Thursday, February 26, 2009

What happens to plein air paintings after you get them home?

Unfinished Obelisk, Aswan, Egypt
computer painting
©2009 Charlene Brown

In my case – quite a few things, as I hardly ever complete anything but postcards on location. Two of the Egyptian archaeology sketches I did during last year’s University of Victoria travel study program have been turned into half-sheet watercolours. The others are being stylized into semi-abstracts.
I like the idea of ‘abstracting’ travel paintings, either on the computer, or as new watercolours or collages – but, having taken the trouble to get to the locations I paint, I like them to remain recognizable. This computer painting of the Unfinished Obelisk at Aswan started out as the fairly realistic sketch below. (I say 'fairly realistic' because you can’t actually see the whole thing from one spot, and have to climb around the length of the obelisk to see the top, which is the most interesting part). I’ll post paintings of Edfu, Luxor, Giza, and Kalabsha, when I settle on their degree of ‘abstraction.’

Thursday, February 19, 2009

Surviving the fastest luge in North America

Inukshuk at Whistler, British Columbia
©2009 Charlene Brown

I’ve just spent the weekend on the mainland, where they’ve started the one-year countdown to the 2010 Olympics. Two of my grandkids were in luge races at the newly built Whistler Sliding Centre, said to have the fastest luge run in North America, and both won gold medals in their age groups, hitting speeds of over 97 kph. And I survived watching them!
We also rode the new Peak 2 Peak Gondola, a 3-kilometer unsupported lift spanning the valley between two mountains, Blackcomb and Whistler. This week’s painting includes the Black Tusk volcano core and the Tantalus Range as seen from the Whistler peak, as well as one of the giant inukshuks, symbol of the 2010 Olympics.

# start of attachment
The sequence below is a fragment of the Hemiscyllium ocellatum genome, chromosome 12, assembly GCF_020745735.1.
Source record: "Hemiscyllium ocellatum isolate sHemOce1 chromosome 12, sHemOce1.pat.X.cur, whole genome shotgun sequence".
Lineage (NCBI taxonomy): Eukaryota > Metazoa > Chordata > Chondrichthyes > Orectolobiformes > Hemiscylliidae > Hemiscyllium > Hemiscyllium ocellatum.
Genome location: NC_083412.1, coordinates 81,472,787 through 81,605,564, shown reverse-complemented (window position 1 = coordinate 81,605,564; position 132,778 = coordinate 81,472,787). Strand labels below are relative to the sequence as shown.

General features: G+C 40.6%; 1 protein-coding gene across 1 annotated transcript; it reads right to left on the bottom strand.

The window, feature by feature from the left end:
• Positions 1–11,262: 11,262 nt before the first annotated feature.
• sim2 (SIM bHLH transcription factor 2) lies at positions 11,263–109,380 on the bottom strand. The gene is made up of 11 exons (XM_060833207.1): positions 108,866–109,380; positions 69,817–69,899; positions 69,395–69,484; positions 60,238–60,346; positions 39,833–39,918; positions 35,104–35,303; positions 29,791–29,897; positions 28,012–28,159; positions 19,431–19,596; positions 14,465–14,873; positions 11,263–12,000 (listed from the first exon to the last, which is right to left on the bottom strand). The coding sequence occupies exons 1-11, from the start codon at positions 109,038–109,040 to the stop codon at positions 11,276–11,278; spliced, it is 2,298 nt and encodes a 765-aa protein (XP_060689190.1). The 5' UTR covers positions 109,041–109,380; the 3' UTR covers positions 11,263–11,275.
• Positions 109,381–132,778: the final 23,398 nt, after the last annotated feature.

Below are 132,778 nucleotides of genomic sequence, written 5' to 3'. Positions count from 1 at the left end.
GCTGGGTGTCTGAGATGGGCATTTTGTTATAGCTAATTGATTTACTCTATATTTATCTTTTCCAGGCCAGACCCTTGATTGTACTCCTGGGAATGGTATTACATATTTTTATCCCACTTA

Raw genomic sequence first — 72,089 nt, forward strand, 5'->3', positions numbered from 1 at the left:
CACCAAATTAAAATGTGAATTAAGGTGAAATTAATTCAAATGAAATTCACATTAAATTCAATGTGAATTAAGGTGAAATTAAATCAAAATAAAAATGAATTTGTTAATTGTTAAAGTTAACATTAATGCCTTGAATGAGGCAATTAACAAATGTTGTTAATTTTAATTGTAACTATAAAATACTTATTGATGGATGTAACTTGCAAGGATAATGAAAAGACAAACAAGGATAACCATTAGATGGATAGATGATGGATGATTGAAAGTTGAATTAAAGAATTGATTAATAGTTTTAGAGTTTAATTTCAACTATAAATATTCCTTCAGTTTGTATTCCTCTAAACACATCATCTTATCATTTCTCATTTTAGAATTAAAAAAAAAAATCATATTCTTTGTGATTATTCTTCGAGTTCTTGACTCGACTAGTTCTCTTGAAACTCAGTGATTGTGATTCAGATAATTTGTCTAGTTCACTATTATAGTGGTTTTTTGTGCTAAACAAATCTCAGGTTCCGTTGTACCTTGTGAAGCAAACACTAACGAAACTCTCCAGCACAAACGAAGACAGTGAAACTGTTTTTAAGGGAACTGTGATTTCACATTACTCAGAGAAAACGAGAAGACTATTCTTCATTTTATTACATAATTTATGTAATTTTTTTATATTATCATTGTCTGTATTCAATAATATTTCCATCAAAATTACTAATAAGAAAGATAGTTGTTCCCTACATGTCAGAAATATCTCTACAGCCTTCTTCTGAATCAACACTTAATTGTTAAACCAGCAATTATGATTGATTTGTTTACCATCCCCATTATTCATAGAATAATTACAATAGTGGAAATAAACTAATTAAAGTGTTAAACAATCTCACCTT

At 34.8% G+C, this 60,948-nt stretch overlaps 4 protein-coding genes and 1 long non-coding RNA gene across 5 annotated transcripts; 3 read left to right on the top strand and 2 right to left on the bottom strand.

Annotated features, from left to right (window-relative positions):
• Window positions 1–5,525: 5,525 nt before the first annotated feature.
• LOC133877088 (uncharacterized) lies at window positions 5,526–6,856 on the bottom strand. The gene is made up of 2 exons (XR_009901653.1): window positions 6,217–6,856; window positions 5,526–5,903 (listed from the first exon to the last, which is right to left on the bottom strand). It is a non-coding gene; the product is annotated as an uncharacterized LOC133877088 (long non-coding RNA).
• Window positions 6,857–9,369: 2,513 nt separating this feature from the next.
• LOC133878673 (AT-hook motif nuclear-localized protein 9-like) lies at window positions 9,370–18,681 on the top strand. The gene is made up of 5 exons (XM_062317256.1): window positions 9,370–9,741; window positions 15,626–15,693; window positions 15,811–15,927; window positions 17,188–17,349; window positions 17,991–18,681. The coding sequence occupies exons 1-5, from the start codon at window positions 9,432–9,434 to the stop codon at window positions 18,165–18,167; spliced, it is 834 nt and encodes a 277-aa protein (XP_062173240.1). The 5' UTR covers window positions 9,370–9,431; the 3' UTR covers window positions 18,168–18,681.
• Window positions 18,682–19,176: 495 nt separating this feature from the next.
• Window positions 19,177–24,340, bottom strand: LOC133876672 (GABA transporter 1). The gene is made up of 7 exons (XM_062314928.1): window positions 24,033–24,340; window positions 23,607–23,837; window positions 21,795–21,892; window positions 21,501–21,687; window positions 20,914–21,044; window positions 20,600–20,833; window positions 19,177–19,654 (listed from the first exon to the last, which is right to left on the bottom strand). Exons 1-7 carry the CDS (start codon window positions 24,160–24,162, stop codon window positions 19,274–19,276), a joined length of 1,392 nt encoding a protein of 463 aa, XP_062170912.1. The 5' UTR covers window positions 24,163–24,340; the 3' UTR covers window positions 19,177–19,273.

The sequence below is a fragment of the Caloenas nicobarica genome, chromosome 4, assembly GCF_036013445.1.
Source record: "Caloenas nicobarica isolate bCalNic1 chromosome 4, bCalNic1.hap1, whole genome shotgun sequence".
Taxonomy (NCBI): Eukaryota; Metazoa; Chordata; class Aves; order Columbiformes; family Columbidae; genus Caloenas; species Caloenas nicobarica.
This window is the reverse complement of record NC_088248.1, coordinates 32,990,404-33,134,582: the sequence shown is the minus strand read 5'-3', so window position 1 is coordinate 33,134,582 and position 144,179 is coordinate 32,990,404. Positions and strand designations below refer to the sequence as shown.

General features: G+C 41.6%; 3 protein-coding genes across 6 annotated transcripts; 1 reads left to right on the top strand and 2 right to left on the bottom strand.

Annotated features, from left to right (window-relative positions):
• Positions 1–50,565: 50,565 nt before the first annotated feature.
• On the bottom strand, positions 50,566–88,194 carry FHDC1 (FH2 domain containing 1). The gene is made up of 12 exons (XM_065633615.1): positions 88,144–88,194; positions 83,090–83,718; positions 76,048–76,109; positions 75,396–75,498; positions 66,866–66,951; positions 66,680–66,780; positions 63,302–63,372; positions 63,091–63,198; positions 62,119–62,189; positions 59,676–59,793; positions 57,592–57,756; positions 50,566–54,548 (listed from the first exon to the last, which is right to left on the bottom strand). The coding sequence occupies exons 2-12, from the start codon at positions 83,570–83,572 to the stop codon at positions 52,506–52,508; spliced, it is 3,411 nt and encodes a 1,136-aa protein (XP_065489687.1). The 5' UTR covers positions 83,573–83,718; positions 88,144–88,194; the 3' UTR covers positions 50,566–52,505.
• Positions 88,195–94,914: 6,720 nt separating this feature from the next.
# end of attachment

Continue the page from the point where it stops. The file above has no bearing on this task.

Thursday, February 12, 2009

Another angle on the Icefields Parkway

Peyto Lake, Banff National Park, Alberta
watercolour, ink and crayon
©2007 Charlene Brown

I put this painting of Peyto Lake on my website, Paint Every Mountain today, in place of a painting of the Columbia Icefield I’d decided I didn’t like as much as I thought I did when I last updated the site. This view of Peyto shows the distinctive, easily recognizable outline of the lake as seen from Bow Summit – which I always assumed was its actual shape. Imagine my surprise, on a recent Google Earth tour of the Rockies, to discover the odd blue thing shown below! I soon figured out that Peyto’s well-know perceived shape is exactly what you’d expect to see from a distance (X marks the spot) viewing on a downward angle of maybe ten degrees… I wish they’d had lovely subjects like this in Perspective Rendering 101 instead of cameras and egg cartons and other painful projects.

The real Peyto Lake

Thursday, February 5, 2009

Seasonal Paintings

Continental Divide from Healy Pass
Watercolour and ink
©1998 Charlene Brown

Early Fall on the Continental Divide
Watercolour, crayon & ink
©2008 Charlene Brown

The paintings I did this week will probably go in a group show at Goward House, a seniors’ centre where I paint every Wednesday. Because they prefer we don’t publish exhibition entries prior to the Opening in May, I’ve posted one of the paintings I put in the show last year, along with the older painting upon which it was based. The first ‘Continental Divide from Healy Pass’ shows the mountains and hanging lakes on the Alberta side of the divide, painted after hiking in the area in July, 1998. The fall version was one of several paintings I redid in the spectacular colours – golden larch along the timberline after the first snow – I saw during a late September trip to the Banff area in 2004. Another one – Mt Rundle – is on my website Paint Every Mountain.